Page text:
I don't think I'm going to shock anyone by saying that I am a big fan of Barack Obama. Like so many of his supporters, I was excited and hopeful about what was on the horizon when he was elected - a new direction for America and a way out of the mess we'd found ourselves in for a long time. I still feel that sense of excitement and hope, only now with a touch of nervousness and frustration, and I don't think that I'm alone in that. Why the change? Simply put, I think Obama has gone from the guy who wanted to make things right (the right way) to the guy who wants to put a band aid on the dam (right now). He has an enormous amount of plans on the agenda, and rather than prioritizing and giving focused attention to each, I feel lately he has an unorganized and hurried approach to the bulk of the problems we face. Is he stretching himself to thin? If you ask me, the answer is a definite YES.
I'm certainly not the only person who has voiced a near-disappointment in the current state we find ourselves in; while his overall approval rating is about 59%, depending on what poll you look at, his approval ratings based on policies have slipped notably in the last several weeks, and opposition to his proposals is steadily on the rise. While many people want drastic turnarounds to the problems we face (economy, health care system, environment, wars in 2 countries, etc. etc.), it seems that it's getting harder and harder to get on board with Obama's proposed solutions, and as painful as it is to admit, count this Liberal among the doubtful.
Obama came into this job knowing there were a lot of things that needed to be fixed in America, but the pace at which he wants to solve every problem, while admirable, is manic. We all want America to be a perfect, shining beacon on the hill, but the hill is high and the rock we have to push up it is enormous. Obama knows this, which I assume is why he won't stop giving press conferences and prime time addresses. I get it, Mr. President - the last administration was a little lacking in the disclosure and reassurance department, but there is such a thing as talking too much. We know you want to change things! So stop talking about it and start doing it. And while you're at it, enough with the Today Show interviews. Yes, you looked silly in your mom jeans at the All Star Game, but does the public need to know how you feel about it? Or would they rather know if the stimulus plan is going to create real, positive developments in their hometowns?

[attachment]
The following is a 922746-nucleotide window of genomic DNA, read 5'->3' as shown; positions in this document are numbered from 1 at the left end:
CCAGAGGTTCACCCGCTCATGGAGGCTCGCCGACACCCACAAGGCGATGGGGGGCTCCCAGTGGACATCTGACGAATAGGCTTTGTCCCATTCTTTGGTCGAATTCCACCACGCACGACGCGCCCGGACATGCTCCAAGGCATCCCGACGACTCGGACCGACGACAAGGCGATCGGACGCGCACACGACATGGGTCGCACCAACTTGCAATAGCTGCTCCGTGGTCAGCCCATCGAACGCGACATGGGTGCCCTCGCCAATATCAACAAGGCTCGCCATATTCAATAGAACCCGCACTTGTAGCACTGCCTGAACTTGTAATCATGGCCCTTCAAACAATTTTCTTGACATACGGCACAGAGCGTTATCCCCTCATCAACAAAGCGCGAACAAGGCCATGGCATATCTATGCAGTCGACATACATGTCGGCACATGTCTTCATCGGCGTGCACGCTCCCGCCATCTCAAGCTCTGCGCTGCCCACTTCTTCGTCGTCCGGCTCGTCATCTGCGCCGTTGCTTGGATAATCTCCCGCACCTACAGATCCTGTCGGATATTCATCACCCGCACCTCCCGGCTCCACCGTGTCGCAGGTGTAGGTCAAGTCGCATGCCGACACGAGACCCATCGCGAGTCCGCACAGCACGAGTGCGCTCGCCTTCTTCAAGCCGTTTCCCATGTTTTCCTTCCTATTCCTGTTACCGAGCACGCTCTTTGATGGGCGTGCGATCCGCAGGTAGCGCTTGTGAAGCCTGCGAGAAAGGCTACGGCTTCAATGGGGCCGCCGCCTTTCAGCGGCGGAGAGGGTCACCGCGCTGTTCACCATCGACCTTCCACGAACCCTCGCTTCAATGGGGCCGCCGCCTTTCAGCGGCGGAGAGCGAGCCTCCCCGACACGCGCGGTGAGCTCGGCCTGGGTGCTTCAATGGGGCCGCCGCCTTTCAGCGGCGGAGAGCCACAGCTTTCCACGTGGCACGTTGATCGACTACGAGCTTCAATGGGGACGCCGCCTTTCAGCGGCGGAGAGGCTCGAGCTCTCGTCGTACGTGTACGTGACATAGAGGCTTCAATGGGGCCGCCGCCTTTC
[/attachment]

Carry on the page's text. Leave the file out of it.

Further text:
There are no easy solutions to any of America's problems, but the work is doable, provided Obama and Congress get on the same page, with plans that have been carefully and thoughtfully considered - plans that keep the Lobbyists out and put the spotlight where it belongs, on Americans. I still have faith in President Obama, and I am still glad I voted for him. I hope he doesn't let me (or anyone else) down. That's Congress's job.
Counterpoint: Conservative Brother
Two things came to mind after reading what you had to say here - "Who is this person?" and "I tried to tell you!"